Feasibility: 24 facilitators and 38 barriers were identified. Most barriers to implementation reflected “contextual” factors (time constraints, availability of the certified wound care nurses and documentation, training, leadership issues). Documentation was viewed as both a facilitator and barrier. One-third of clinical champions identified their ability to document the SCI-PUMT as a facilitator to implementation, whereas many sites identified the inability to document SCI-PUMT elements in the VA electronic healthcare record as a major barrier to implementation. Other facility-reported barriers included challenges in educating staff, the time required for SCI-PUMT completion, and staff buy-in.
Providers: Response rate for the knowledge verification of conference participants was high: pretest 94 and posttest 84%. Only 3 of the 10 knowledge-based questions were answered correctly by > 85% of participants on the pre-test; all 10 questions were answered correctly by at least 95% of participants on the post-test.
Procedures: NR
Patients: NR
Lannon 2008 [24]
US
Pediatric preventive care
Primary care
# hospitals: 15
# providers: NR
# patients: NR
Pre-post
Bright Futures Training Intervention Project toolkit
Implementation: Planning guides, progress reports, inventory tools, planning worksheets, slide presentations, Plan-Do-Study-Act cycle tool, user guides to tools
Provider: Screening tools, care algorithms, visit documentation forms
Patient: Handouts
Other intervention: 2 workshops, training in quality-improvement methods, monthly conference calls and data feedback, and listserv moderated by faculty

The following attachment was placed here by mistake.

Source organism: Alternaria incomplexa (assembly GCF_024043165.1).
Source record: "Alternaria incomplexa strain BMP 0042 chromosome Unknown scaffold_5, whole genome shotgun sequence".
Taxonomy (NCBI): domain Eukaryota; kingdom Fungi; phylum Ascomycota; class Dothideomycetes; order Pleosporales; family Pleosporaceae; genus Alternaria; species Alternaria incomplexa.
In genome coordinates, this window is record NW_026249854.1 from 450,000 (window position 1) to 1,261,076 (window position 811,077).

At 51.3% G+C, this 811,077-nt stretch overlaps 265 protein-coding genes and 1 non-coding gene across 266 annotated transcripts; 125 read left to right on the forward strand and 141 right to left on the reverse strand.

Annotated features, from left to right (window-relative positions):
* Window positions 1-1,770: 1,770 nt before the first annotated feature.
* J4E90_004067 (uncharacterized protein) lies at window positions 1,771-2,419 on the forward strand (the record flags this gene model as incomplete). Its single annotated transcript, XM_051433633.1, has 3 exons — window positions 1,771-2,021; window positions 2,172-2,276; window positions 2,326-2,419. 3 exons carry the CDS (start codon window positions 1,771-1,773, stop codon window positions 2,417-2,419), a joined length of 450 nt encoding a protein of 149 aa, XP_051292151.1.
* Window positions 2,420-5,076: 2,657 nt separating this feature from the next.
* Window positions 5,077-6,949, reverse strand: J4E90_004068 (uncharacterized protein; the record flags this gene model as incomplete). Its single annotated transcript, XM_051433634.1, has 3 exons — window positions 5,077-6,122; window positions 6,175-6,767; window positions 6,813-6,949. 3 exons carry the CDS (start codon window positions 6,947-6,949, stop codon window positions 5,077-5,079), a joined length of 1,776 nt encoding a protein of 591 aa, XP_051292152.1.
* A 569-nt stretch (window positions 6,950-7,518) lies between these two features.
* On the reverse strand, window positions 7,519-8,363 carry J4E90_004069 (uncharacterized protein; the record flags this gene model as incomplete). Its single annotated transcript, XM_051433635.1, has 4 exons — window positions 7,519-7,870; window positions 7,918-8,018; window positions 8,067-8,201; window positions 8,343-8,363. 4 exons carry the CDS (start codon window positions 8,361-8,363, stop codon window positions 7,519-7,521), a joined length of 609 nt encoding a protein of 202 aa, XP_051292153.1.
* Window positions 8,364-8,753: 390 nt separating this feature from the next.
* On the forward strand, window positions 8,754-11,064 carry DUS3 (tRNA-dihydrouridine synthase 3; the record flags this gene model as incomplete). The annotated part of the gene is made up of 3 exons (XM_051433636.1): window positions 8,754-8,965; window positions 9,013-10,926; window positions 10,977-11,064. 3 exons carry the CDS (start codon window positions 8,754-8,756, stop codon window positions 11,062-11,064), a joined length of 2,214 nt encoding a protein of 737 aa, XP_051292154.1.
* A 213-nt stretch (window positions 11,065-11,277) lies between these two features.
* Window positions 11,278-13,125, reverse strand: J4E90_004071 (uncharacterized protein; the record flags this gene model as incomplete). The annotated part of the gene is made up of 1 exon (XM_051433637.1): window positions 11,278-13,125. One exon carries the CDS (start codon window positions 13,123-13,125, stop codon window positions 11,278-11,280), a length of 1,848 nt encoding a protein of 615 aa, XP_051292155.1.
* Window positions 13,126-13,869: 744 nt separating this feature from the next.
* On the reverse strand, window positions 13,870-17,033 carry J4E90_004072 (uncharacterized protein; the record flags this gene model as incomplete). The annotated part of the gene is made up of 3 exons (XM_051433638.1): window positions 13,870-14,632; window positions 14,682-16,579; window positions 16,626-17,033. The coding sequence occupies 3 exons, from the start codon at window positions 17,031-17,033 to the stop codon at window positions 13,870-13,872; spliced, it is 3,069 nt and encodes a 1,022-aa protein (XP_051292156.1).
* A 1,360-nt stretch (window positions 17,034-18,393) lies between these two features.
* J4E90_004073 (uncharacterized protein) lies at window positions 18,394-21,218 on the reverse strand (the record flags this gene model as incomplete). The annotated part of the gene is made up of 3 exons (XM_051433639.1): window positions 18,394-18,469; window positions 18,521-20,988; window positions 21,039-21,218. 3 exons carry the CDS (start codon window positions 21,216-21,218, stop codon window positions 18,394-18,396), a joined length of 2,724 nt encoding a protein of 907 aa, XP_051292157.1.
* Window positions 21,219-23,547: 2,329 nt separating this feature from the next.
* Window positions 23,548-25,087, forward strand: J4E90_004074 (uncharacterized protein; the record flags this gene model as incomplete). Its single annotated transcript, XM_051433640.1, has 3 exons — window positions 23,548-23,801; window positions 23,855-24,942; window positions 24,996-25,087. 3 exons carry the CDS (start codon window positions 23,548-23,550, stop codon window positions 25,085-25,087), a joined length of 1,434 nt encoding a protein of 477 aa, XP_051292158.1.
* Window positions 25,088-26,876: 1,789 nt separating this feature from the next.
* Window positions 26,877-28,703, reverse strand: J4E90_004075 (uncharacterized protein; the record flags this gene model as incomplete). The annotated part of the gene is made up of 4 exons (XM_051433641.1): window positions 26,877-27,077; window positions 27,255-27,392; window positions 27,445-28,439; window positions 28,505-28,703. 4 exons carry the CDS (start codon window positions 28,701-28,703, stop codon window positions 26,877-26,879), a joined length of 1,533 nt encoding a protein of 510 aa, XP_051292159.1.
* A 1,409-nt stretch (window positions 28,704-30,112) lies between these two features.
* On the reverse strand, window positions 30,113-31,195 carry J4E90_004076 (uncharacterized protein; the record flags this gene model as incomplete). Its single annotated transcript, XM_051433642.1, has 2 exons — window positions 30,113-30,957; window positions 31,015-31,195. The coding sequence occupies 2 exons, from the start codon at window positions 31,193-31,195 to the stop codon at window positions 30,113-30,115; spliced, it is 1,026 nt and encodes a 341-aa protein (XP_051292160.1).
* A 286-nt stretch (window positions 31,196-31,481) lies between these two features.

Uptake: Tested or implemented: recall/reminder systems (87%), community linkages (80%), and identification of children with special health care needs (80%); no practice implemented all 6 components; 9 practices tested or implemented 1 or 2 components
Utility: Practice teams reported that facilitators of office system implementation included the perception that a component could be implemented quickly and/or easily, especially when a tool or template was immediately available. Barriers included time, cost, lack of agreement with recommendations, and lack of belief that changes would lead to improved health outcomes
Providers: NR
Procedures: Increases in the use of a preventive services prompting systems and the proportion of families asked about special health care needs (p < .0001); proportion of children who received a structured developmental assessment and use of strength-based approaches were not statistically significant
Patients: NR
Byrne 2011 [36]
US
Perinatal care
Hospital
# hospitals: 1
# providers: NR
# patients: 27,737 births, 60,015 triage evaluations
Pre-post
California Perinatal Quality Care Collaborative Antenatal Corticosteroid Therapy (ANS) Toolkit
Implementation: Evidence-based guidelines, user’s guide, rationale, examples of hospital based quality improvement tools, problem identification worksheets
Provider: NR
Patient: NR
Other intervention: Part of quality improvement initiative
Uptake: NR
Utility: NR
Providers: NR
Procedures: Performance on quality measure for antenatal steroid administration increased from 77% to 100% (p < .01), significantly higher than the mean state-wide performance (p < .01)
Patients: NR
Kohler 2015 [71]
US
Perinatal care
Hospital
# hospitals: NR
# providers: NR
# patients: NR
Pre-post
Improving Health Care Response to Preeclampsia
Implementation: Patient care and treatment recommendations, simulations/drills, sample nursing management policy and procedure, classification of evidence grading, slideset for professional education, etc.